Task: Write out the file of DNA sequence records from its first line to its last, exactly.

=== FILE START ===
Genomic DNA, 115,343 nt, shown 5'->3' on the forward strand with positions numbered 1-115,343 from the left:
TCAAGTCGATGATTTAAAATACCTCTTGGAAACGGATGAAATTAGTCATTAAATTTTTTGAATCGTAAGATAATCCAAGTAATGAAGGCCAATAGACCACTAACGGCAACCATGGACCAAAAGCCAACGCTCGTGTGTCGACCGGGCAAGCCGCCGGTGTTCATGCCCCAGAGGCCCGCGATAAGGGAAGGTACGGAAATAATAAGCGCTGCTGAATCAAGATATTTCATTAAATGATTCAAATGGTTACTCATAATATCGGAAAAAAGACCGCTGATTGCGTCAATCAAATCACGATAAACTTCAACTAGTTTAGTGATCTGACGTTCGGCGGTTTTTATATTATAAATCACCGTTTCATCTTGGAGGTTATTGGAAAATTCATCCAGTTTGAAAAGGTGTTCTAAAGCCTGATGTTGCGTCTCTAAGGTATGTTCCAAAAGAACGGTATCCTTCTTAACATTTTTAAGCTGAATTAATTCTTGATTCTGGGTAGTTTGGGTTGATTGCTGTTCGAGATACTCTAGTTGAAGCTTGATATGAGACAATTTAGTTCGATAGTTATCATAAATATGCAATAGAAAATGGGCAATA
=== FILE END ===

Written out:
Genomic DNA, 115,343 nt, shown 5'->3' on the forward strand with positions numbered 1-115,343 from the left:
TCAAGTCGATGATTTAAAATACCTCTTGGAAACGGATGAAATTAGTCATTAAATTTTTTGAATCGTAAGATAATCCAAGTAATGAAGGCCAATAGACCACTAACGGCAACCATGGACCAAAAGCCAACGCTCGTGTGTCGACCGGGCAAGCCGCCGGTGTTCATGCCCCAGAGGCCCGCGATAAGGGAAGGTACGGAAATAATAAGCGCTGCTGAATCAAGATATTTCATTAAATGATTCAAATGGTTACTCATAATATCGGAAAAAAGACCGCTGATTGCGTCAATCAAATCACGATAAACTTCAACTAGTTTAGTGATCTGACGTTCGGCGGTTTTTATATTATAAATCACCGTTTCATCTTGGAGGTTATTGGAAAATTCATCCAGTTTGAAAAGGTGTTCTAAAGCCTGATGTTGCGTCTCTAAGGTATGTTCCAAAAGAACGGTATCCTTCTTAACATTTTTAAGCTGAATTAATTCTTGATTCTGGGTAGTTTGGGTTGATTGCTGTTCGAGATACTCTAGTTGAAGCTTGATATGAGACAATTTAGTTCGATAGTTATCATAAATATGCAATAGAAAATGGGCAATA